Park “Beringia” is a state-run institution concerned with protecting the unique environmental and cultural resources in the Bering Strait region. The Park’s lands and adjacent waters are home to a number of important archaeological sites and natural complexes. Today, “Beringia’s” multi-faceted resources are being utilized for education, research work, tourism, as well as the recreational, spiritual, and subsistence needs of the local people.
The idea of creating an international park in the region of the Bering Strait was first proposed in the 1960s. From the beginning, the Park’s vision acknowledged that spiritual values and ways of life of the indigenous Chukchi and Yupik Eskimo people work hand-in-hand with the goals of biodiversity and ecosystem conservation.
In June 1990 Mikhail Gorbachev and George H.W. Bush signed a joint declaration on the establishment of the Soviet-American Park in the area surrounding the Bering Strait. The declaration states that, in creating this park, both USA and USSR recognize the global significance of the Bering Strait region and take on the shared responsibility to preserve it for the common good. On January 27, 1993, the Nature-ethnic Park “Beringia” was established on the Soviet/Russian side of the Bering Strait. Since then, parts of the Chukchi Peninsula laying within the Park’s territory have been officially designated as nature preserves. The Park’s mission is to sustain and promote the unique indigenous Yupik and Chukchi economies, such as reindeer herding and sea-mammal hunting, within the wider framework of cultural and biological conservation.
Biologist Nikolai Zheleznev served as the Park’s first director until 2003 and was succeeded by historian Boris Vdovin. Nataliya Kalyuzhina, whose background is in philology and education, has been the Park director since 2006. In 2004 “Beringia” headquarters were relocated from Anadyr to Provideniya. “Beringia” staff operates in Chukotskii and Provideniskii administrative districts, both partly enclosed within the Park lands.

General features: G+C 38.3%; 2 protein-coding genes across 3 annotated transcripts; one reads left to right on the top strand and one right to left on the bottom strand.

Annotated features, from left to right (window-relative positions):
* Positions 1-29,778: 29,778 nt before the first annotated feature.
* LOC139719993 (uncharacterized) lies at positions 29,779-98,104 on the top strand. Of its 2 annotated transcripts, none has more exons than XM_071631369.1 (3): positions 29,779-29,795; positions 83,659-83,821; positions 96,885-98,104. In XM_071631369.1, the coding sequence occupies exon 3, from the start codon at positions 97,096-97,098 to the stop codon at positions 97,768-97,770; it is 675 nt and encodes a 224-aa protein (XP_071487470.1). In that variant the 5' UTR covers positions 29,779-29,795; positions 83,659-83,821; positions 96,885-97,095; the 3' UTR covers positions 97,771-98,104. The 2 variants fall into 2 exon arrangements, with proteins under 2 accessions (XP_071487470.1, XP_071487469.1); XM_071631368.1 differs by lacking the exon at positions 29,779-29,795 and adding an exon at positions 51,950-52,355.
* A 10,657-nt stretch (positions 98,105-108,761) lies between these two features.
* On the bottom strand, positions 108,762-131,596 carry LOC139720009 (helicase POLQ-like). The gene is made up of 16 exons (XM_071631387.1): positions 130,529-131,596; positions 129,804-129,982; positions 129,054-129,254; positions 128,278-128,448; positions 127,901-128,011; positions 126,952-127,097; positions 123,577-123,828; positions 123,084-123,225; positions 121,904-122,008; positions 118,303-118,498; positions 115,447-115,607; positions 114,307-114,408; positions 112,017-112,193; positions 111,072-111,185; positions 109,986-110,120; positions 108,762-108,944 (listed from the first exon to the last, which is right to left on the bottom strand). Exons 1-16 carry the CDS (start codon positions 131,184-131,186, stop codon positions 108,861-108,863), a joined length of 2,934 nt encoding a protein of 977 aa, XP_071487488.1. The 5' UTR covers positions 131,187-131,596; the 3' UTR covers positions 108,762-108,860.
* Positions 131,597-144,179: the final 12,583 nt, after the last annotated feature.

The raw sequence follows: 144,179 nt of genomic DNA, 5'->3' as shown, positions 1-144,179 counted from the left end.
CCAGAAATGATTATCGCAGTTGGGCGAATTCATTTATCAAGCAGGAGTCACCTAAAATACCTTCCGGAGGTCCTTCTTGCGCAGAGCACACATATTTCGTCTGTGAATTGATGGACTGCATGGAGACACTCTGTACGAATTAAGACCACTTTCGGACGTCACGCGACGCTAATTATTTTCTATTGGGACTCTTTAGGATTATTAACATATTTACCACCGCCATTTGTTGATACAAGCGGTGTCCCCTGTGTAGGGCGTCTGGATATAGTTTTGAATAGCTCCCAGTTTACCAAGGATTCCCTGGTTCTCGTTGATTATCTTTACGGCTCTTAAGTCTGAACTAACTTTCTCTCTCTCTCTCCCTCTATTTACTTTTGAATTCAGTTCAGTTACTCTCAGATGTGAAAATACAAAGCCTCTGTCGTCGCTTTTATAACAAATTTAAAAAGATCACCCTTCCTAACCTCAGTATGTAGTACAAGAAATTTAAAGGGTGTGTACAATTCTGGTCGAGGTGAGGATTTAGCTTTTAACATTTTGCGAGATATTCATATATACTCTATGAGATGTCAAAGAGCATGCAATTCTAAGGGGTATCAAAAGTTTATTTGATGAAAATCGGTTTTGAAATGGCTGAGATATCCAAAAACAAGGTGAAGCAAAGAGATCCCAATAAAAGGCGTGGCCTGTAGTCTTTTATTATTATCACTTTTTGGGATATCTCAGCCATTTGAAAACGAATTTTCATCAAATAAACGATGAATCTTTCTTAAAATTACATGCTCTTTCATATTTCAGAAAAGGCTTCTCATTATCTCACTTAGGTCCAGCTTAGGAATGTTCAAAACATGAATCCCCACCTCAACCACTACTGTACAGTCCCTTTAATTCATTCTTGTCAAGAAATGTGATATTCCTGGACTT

The organizational structure of the Nature-ethnic Park “Beringia” consists of the central office in Provideniya, Chukotsky and Providensky district branches, and inspectors who observe a total of 11 areas. The majority of inspectors are either Yupik or Chukchi natives, with age ranging from upper 20s to mid-60s, which provides for a wide diversity of perspectives and skills utilized in gathering information about the Park. The Director and other staff take advantage of any opportunity to visit the Park’s most remote – from the central headquarters – regions, such as the settlement of Enurmino located on the north coast of the of the Chukchi Peninsula. Training seminars, which allow the Park management and inspectors to lean from one another through a series of workshops and discussions, take place annually. The Department of Industry and Agricultural Policy of the Chukotskii Autonomous District is the entity responsible for overseeing all activities connected with the Park.
The observations of cultural and ecological processes taking place in the Park are recorded in the inspectors’ field diaries, which now span over 15 years. We also maintain a photo archive of Park landscapes, wildlife, archaeological objects, and cultural events. In addition to car, the transportation modes utilized to conduct observations in the Park include boat, snow machine, and dog team.
We collaborate with a number of research institutions, organizations, and scientists based in Russia and overseas. Since 2001, Park representatives have been participating in the annual international conference “Beringia Days.” The conference site alternates between the Russian and American sides of the Bering Strait. We also cooperate with the National Park Service of the United States within the framework of the Shared Beringian Heritage Program. The Museum of Beringian Heritage in Provideniya has been our working partner for many years. Among the archaeological works carried out in the Park are those near the old settlement of Kivak organized by Dr. Aleksandr Orekhov, and Dr. Konstantin Dneprovsky near the mouth of the Chegitun River.
To share our findings and inform local communities of our activities, we regularly contribute articles to local newspapers, give presentations in schools, and hold public meetings in villages. One of our inspectors specializes in ecological education and is regularly working with children, who then take part in various contests organized by the Federal program “March of Parks” within the Center for Nature Preservation. As one its tasks, the Beringia Park supports the initiatives to develop resources necessary for ecological tourism.
As noted by the Park’s former director Boris Vdovin, “the nature and cultural heritage of Eastern Chukotka must have a higher protection status” (2003). On the eve of its 15th anniversary “Beringia” is on its way to becoming a Federal National Park. Future “Beringia” will take up adequate place among other national parks in working towards nature conservancy, scientific research, ecological education, and preservation of cultural resources. The history and accomplishments of the regional park will provide a firm foundation for this agenda.